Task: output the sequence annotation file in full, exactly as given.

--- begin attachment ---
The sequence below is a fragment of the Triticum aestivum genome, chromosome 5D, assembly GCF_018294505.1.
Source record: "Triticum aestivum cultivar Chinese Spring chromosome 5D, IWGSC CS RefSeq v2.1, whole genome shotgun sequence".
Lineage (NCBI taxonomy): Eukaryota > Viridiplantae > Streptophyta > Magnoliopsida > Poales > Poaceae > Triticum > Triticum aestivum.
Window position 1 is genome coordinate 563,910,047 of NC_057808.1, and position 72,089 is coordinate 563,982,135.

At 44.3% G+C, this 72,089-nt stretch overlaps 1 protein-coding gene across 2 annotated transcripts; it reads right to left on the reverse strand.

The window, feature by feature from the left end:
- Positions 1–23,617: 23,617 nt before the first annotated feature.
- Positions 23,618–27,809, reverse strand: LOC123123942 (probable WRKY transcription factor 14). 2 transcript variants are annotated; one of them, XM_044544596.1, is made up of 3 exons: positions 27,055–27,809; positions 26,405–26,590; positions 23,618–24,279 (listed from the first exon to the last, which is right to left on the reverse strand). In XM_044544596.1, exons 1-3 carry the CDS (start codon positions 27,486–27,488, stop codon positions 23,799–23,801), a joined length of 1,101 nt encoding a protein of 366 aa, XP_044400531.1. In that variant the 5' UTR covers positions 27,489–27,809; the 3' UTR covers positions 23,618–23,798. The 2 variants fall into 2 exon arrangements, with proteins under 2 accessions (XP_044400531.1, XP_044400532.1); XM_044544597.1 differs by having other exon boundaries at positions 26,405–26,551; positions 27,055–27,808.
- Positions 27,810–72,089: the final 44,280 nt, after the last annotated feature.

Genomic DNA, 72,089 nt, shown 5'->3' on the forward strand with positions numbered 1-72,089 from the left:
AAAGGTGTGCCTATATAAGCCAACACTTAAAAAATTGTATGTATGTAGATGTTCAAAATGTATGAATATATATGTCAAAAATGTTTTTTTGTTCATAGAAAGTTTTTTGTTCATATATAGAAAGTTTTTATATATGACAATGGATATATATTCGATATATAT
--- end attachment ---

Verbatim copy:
The sequence below is a fragment of the Triticum aestivum genome, chromosome 5D, assembly GCF_018294505.1.
Source record: "Triticum aestivum cultivar Chinese Spring chromosome 5D, IWGSC CS RefSeq v2.1, whole genome shotgun sequence".
Lineage (NCBI taxonomy): Eukaryota > Viridiplantae > Streptophyta > Magnoliopsida > Poales > Poaceae > Triticum > Triticum aestivum.
Window position 1 is genome coordinate 563,910,047 of NC_057808.1, and position 72,089 is coordinate 563,982,135.

At 44.3% G+C, this 72,089-nt stretch overlaps 1 protein-coding gene across 2 annotated transcripts; it reads right to left on the reverse strand.

The window, feature by feature from the left end:
- Positions 1–23,617: 23,617 nt before the first annotated feature.
- Positions 23,618–27,809, reverse strand: LOC123123942 (probable WRKY transcription factor 14). 2 transcript variants are annotated; one of them, XM_044544596.1, is made up of 3 exons: positions 27,055–27,809; positions 26,405–26,590; positions 23,618–24,279 (listed from the first exon to the last, which is right to left on the reverse strand). In XM_044544596.1, exons 1-3 carry the CDS (start codon positions 27,486–27,488, stop codon positions 23,799–23,801), a joined length of 1,101 nt encoding a protein of 366 aa, XP_044400531.1. In that variant the 5' UTR covers positions 27,489–27,809; the 3' UTR covers positions 23,618–23,798. The 2 variants fall into 2 exon arrangements, with proteins under 2 accessions (XP_044400531.1, XP_044400532.1); XM_044544597.1 differs by having other exon boundaries at positions 26,405–26,551; positions 27,055–27,808.
- Positions 27,810–72,089: the final 44,280 nt, after the last annotated feature.

Genomic DNA, 72,089 nt, shown 5'->3' on the forward strand with positions numbered 1-72,089 from the left:
AAAGGTGTGCCTATATAAGCCAACACTTAAAAAATTGTATGTATGTAGATGTTCAAAATGTATGAATATATATGTCAAAAATGTTTTTTTGTTCATAGAAAGTTTTTTGTTCATATATAGAAAGTTTTTATATATGACAATGGATATATATTCGATATATAT